An enriched intellectual environment

An enriched learning environmentThe idea of diversity boils down to listening to and considering different viewpoints and voices. Living out that idea has become the hallmark of EPOL, as typified by Trent’s classes.

“I went to an undergraduate school that was all white,” Trent said. “I had an opportunity to learn how to listen to voices that are different. Most students today still don’t get to experience that. So I make sure my classrooms are safe places where students can begin to have the experience of learning to listen across boundaries. A part of that has to be intentional. So here we have an opportunity to create research teams that are gender-mixed, race- and ethnicity-mixed, age-mixed even. So on top of the normal academic rigor, you also have this subtle type of learning that’s going on where they can call on each other.”

A benefit of diversity, Anderson said, is the dynamic development of an enriched intellectual environment.

“Students learn that whatever sacred beliefs you come in with, they’re likely to be disrupted by someone who has had a very different experience and very different beliefs,” he said. “And that disruption compels everybody to think more complexly about matters. It shakes them out from any comfortable beliefs that they have.”

Recruiting and graduating scholars from underrepresented backgrounds—a moral imperative and way of life

The University of Illinois does not have an ocean or mountains. It does not have the bright lights and glamor of New York City or Los Angeles. Still, Anderson believes it’s a place where students can creatively “imagine” and “experience.”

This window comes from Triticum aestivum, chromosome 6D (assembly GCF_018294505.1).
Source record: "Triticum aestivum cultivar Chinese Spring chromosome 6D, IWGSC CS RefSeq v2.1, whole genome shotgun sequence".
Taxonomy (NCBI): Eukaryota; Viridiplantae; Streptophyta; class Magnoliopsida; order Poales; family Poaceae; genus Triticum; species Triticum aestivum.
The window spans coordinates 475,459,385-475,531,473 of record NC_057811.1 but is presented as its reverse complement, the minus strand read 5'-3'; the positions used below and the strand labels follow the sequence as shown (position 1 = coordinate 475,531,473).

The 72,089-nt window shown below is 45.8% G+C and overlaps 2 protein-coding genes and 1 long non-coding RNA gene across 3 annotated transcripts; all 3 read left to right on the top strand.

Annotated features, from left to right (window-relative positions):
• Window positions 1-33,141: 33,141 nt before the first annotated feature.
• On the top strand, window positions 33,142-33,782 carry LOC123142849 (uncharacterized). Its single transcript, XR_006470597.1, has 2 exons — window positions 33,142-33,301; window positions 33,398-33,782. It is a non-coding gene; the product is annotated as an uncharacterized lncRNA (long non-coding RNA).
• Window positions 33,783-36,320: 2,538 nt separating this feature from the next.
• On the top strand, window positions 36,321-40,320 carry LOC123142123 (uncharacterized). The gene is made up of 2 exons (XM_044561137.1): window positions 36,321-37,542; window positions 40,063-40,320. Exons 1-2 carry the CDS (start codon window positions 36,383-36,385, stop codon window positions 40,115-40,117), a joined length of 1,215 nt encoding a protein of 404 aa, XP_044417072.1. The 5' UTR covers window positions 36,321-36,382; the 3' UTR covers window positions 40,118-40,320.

“When you come and see what it’s like to be here, you see we have something that other places don’t have. When people visit, we have no problem closing the deal. They know this is a special place. They know it through our current faculty and even more so through our graduates. So we remain one of the most attractive places in the country.

“What’s going on at Illinois has been building for decades,” he continued. “This was not done overnight. We knew it couldn’t be done overnight. But it developed, and it took off. Now students know our legacy. They know that black students and other students of color have come here and been successful, and they want to follow in their footsteps.”

Talented TwelveIn a 2016 piece published in The Journal of Blacks in Higher Education, Christopher M. Span, associate dean for academic programs and an associate professor in EPOL, noted the diverse talent that annually comes from the College of Education at Illinois.

This spring, 12 African-American women—known as the “Talented 12”—earned doctorates in EPOL; one African-American woman earned a doctorate in Curriculum & Instruction; one African-American woman earned a doctorate in Special Education; and six African-American men and 11 Latina/o students earned doctorate degrees in the College this year.